Confused debate over origin of COVID-19 distracts attention from actual research


Illustration by Qianli

From genetic signatures to personal testimonies, evidence is growing to support the theory that the COVID-19 virus emerged from nature, while the hypothesis of a laboratory leak remains unfounded, according to studies and scientists.

Last week, 21 scientists from universities and research institutes around the world published a critical review on the possible origins of SARS-CoV-2 on the Zenodo preprint server. The paper, which is still pending peer review, reviewed the existing scientific literature on both hypotheses.

Citing the history of emerging diseases, epidemiological data and genomic information, he concluded that a substantial body of scientific evidence points to a zoonotic origin of the virus, while there is currently no credible evidence of a leak of the virus. laboratory. The Wuhan Institute of Virology in Hubei Province has been touted by some Western scientists and governments as a possible source of the coronavirus.

“There is no evidence that the first cases had a connection to the Wuhan Institute of Virology, nor any evidence that the WIV owned or worked on an ancestor of SARS-CoV-2 before the pandemic,” says the study. He added that the lab leak hypothesis stems from the coincidence that the virus was first detected in Wuhan, where a large lab that studies coronaviruses is located.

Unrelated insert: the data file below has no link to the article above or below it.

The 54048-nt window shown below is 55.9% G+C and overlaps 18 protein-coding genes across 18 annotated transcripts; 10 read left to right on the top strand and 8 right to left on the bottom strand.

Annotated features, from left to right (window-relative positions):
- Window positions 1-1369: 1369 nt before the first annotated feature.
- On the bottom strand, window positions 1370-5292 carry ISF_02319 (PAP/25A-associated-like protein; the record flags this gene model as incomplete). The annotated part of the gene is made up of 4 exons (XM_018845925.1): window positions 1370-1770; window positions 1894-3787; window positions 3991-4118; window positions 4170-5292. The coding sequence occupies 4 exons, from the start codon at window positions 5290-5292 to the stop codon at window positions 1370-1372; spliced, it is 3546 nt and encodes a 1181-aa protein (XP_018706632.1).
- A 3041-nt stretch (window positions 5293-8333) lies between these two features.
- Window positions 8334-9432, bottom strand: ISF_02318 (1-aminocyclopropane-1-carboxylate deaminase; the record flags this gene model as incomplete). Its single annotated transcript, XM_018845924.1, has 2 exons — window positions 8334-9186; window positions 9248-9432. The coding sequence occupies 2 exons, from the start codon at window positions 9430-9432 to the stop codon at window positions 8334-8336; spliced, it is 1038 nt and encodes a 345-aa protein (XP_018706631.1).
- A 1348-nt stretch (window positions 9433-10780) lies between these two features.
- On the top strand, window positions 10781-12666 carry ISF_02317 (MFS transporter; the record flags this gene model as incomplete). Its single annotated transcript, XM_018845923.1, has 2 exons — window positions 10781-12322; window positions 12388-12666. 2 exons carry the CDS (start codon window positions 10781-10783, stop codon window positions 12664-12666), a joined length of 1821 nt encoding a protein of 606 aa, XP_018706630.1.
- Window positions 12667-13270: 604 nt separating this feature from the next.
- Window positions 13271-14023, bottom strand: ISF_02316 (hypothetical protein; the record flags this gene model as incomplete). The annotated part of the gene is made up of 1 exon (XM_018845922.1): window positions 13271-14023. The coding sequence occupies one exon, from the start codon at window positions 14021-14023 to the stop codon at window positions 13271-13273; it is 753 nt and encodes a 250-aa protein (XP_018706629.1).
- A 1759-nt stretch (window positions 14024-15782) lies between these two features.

The problem with the lab leak hypothesis is that it’s almost impossible to verify or disprove. As it cannot be conclusively ruled out, room is left for doubt and speculation, according to the study. However, focusing on an unlikely lab leak scenario distracts scientists from more serious and urgent research. “Failure to thoroughly investigate the zoonotic origin through collaborative and carefully coordinated studies would leave the world vulnerable to future pandemics,” the study said.

On July 5, a study by Chinese scientists posted to the bioRxiv preprint server looked at the mutation spectrum of SARS-CoV-2 and found it to be 99.9% identical to that of RaTG13, the closest relative. of the COVID-19 virus detected so far. . RaTG13 is found in horseshoe bats.

In addition, the mutation spectrum of SARS-CoV-2 is 99.3% identical to that of RshSTT182, another close relative of the COVID-19 virus found in a different species of horseshoe bats in Southeast Asia. South East.

These results indicate that SARS-CoV-2 evolved in a host environment – very similar, if not identical, to RaTG13 and other bat coronaviruses – that is difficult to duplicate under arbitrary cell culture conditions in laboratory, according to the study.

Overall, the international scientific community leans towards the idea that the COVID-19 virus has passed from animals to humans, possibly via an unidentified intermediate host.

However, the hypothesis of a laboratory leak has been rekindled as foreign politicians and media claim that staff at the Wuhan institute had flu-like symptoms and may have been infected with COVID. -19 in November 2019. The claims were based on an unverifiable intelligence report.

In June, Australian virologist Danielle Anderson, the only foreign scientist working at the Wuhan lab before the outbreak, told Bloomberg that no one she knew in the lab was sick at the end of 2019.

The institute had set up a procedure for reporting symptoms related to pathogens handled in the laboratory. “I was tested for the coronavirus in Singapore before I was vaccinated and had never had it,” Anderson said.